One in two hundred university students has marked mathematical ability. Of those who do not get to any university the percentage may be just as high, since only race, and not caste, is necessary for this gift. A Hindoo has just been senior wrangler at Cambridge, England; and Gauss was a bricklayer's son. No one with a drop of African blood has ever given us a theorem in mathematics. Shaler accounts for the stupidity of the Romans in mathematics by supposing that the primitive basal race in Italy was from Africa. There is a marked difference between ability in geometry and ability in arithmetic and algebra. The Jews give us more great mathematicians than any other race, but never a geometer. Geometry is hindered by a necessity for visualization. Todhunter said with penetrating wisdom that the person who had to see the relations definitely on a figure could not go on in the higher mathematics. Non-Euclidean geometry, my subject, cannot be visualized. Calculating prodigies are usually idiots, absolutely lacking in power of visualization. I enclose you a long account of one such [Jacques Inaudi] which is very definite on this point [i. e., the absence of visualization]. Most eminent mathematicians are deficient as calculators, some do not know their multiplication table. . . . I have never in my life had to extract a root of a number. The thing which seems most to foster mathematical ability is use in very early youth, strong stimulation in early youth. (Litt., December 24, 1901.)
With respect to the negro race unfavorable conditions may have had more to do with unproductiveness than is supposed. The Tuskegee Institute under Professor Booker T. Washington has lately obtained the means of carrying on original research in science, and it will be extremely interesting to watch the results. I ventured to ask Professor Washington whether he had observed any scientific talent among his people, and he referred me to Dr. Roscoe Conkling Bruce, who wrote as follows on the subject of talented negroes:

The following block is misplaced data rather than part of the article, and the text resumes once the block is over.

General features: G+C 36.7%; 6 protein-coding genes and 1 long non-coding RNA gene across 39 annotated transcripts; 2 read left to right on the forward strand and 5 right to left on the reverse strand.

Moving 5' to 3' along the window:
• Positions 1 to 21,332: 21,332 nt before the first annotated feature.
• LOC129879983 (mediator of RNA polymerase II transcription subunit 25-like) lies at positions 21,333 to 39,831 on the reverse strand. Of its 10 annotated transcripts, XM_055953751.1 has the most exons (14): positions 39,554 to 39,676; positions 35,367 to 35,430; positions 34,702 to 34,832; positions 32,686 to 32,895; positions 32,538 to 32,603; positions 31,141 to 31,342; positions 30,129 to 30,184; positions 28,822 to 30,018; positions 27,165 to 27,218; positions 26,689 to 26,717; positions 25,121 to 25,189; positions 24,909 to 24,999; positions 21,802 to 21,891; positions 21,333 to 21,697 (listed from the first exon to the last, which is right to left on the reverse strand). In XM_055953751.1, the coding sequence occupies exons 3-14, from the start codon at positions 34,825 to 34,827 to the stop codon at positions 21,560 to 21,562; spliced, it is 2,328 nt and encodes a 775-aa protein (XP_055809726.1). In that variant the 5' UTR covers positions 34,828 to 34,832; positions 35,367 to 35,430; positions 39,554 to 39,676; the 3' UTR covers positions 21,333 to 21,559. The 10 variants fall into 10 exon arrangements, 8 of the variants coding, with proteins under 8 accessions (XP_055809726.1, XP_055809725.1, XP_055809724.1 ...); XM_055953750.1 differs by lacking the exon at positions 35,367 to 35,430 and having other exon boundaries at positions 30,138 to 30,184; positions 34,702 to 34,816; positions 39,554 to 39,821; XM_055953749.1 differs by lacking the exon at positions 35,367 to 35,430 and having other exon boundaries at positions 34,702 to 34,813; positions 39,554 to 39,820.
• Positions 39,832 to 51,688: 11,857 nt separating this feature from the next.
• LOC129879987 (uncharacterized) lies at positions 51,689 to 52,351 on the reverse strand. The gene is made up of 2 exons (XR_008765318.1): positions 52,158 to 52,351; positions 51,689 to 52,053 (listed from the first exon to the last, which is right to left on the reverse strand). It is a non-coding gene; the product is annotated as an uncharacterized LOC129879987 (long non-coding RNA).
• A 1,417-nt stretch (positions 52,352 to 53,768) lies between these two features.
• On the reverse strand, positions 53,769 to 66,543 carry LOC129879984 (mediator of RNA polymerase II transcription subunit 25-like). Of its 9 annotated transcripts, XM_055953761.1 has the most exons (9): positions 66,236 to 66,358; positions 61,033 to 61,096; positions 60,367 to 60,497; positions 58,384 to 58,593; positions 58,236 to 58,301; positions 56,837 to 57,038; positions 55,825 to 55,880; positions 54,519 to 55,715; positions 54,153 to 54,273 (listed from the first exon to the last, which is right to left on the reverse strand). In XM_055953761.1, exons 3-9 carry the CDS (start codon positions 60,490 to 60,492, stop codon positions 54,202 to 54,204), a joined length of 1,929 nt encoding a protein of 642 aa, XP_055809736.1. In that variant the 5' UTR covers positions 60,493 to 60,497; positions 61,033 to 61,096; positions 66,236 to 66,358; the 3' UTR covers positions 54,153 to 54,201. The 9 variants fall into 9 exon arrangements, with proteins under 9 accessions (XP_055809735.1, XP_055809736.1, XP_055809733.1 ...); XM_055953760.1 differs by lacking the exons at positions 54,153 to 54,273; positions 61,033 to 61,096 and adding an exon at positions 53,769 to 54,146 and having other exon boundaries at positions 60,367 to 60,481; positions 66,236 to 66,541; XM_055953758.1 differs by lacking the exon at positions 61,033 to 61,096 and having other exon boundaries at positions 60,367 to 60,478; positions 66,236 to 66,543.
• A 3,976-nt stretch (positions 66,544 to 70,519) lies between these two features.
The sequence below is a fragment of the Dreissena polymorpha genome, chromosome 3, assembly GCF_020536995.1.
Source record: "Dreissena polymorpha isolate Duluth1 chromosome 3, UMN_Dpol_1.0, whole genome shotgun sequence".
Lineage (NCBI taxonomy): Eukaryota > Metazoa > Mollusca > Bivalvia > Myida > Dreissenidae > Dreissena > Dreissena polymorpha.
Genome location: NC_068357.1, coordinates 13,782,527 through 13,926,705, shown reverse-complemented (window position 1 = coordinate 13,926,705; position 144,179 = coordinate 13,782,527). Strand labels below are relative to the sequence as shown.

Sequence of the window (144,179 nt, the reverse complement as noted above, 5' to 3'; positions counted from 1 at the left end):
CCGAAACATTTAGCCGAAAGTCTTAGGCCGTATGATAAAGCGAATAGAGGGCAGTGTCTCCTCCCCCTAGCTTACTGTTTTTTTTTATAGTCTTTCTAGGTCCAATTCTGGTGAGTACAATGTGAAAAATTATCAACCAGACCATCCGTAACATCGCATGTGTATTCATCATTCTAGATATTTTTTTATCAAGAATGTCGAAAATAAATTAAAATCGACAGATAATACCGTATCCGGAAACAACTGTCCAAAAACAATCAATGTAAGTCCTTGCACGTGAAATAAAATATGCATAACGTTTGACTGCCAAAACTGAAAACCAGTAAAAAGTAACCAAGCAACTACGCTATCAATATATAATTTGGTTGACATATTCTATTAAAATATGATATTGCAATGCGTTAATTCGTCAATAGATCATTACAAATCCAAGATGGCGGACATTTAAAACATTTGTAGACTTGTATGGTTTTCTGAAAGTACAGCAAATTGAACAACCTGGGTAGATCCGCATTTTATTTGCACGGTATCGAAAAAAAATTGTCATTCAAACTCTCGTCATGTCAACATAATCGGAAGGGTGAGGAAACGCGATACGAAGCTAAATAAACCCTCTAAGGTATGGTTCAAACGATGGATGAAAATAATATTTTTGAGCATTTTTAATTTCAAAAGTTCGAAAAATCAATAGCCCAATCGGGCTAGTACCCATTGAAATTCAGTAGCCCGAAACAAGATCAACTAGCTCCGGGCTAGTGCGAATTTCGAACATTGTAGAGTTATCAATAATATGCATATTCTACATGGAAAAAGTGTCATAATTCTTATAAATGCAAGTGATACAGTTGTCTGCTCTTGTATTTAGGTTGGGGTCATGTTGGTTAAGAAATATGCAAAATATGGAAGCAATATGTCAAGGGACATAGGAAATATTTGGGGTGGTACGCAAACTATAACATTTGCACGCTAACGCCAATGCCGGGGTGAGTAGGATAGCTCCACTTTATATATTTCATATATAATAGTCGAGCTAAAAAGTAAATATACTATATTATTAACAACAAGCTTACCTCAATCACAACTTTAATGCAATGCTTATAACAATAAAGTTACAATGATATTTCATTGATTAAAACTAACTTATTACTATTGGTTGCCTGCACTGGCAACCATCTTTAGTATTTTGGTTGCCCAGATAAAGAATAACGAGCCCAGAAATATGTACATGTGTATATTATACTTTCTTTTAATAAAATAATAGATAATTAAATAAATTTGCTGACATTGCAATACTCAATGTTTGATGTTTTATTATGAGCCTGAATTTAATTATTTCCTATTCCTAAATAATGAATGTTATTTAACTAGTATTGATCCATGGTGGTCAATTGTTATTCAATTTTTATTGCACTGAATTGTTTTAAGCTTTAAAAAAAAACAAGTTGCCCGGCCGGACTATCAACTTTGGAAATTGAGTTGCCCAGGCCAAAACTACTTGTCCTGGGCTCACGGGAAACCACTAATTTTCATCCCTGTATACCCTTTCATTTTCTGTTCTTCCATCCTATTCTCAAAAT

Scientific aptitudes have to my knowledge appeared among the negroes not infrequently. Among negroes who have actually achieved a degree of eminence in scientific research are the late L. A. Willson, of Cleveland, Ohio; T. McC. Stewart, Jr., of New York city; Frederick Hemmings, of Boston; and Dr. S. C. Fuller, of Westboro', Mass. Dr. W. E. B. DuBois, of Atlanta University, has made two solid contributions to descriptive sociology, 'The Supression of the Slave Trade' and 'The Philadelphia Negro.' Dr. Kelly Miller, of Howard University, has made important mathematical researches. Professor Hugh M. Browne, of Baltimore, is an eminent physicist. Professor George A. Towns, of Atlanta, has written a valuable theory of aesthetics; Professor Ferris, of Cambridge, is now engaged in writing a book on metaphysics. Our Professor Carver, of Tuskegee, has done something in biology. There is frequently noticeable among our students at Tuskegee the scientific attitude and spirit. (Litt., April 6, 1902.)

It should be added that Professor C. H. Turner has done important work on fresh-water Crustacea.

Of course the custom of classing as 'colored' all those who have any negro blood makes it difficult to ascertain the possibilities of talent resident in the negro blood itself. I suppose that most of those above mentioned are of mixed blood, but I have no exact information.

Returning to our birth-statistics of zoologists, we may proceed to discuss the native-born. These people are the descendants of early immigrants who showed little or no scientific ability, doubtless for such reasons as we have already discussed. The tremendous increase of intellectual activity in Europe and America during the last century and a half shows what possibilities may lie unsuspected in a people; for no biologist can suppose that the stock itself has greatly changed in so short a period. The same may be said concerning the recent intellectual awakening of the Japanese, though no doubt these people formerly employed their minds in ways overlooked because unintelligible to Europeans. It seems wonderful to us to-day to receive monthly an entomological journal printed in Japanese and to find some of the best work in biology coming from natives of that country. Who knows but that we ourselves, great as has been our progress, are capable like the Japanese of yet other new births, into fields of intellectual activity hardly yet suspected to exist?